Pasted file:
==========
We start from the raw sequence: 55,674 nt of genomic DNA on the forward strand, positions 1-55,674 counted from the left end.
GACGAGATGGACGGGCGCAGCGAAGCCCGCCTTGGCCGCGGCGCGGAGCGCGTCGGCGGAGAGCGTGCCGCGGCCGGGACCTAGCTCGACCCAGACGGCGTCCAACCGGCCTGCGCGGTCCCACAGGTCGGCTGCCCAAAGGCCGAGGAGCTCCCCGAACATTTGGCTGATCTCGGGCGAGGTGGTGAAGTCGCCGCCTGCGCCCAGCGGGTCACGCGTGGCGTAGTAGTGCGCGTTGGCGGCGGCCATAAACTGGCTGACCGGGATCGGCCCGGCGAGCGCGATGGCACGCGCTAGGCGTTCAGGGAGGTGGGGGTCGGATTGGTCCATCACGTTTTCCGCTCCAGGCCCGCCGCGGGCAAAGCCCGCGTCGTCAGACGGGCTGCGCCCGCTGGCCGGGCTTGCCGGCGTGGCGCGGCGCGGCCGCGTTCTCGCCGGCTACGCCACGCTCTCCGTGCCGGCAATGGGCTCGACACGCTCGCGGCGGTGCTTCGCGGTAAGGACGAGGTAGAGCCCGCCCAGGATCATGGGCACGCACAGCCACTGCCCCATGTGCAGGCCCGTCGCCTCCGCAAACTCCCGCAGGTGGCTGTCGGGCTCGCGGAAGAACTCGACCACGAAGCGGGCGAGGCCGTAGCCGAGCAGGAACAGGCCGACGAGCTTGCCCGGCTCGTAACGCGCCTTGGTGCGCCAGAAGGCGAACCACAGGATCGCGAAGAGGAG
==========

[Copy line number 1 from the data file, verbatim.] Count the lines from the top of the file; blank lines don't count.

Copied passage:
We start from the raw sequence: 55,674 nt of genomic DNA on the forward strand, positions 1-55,674 counted from the left end.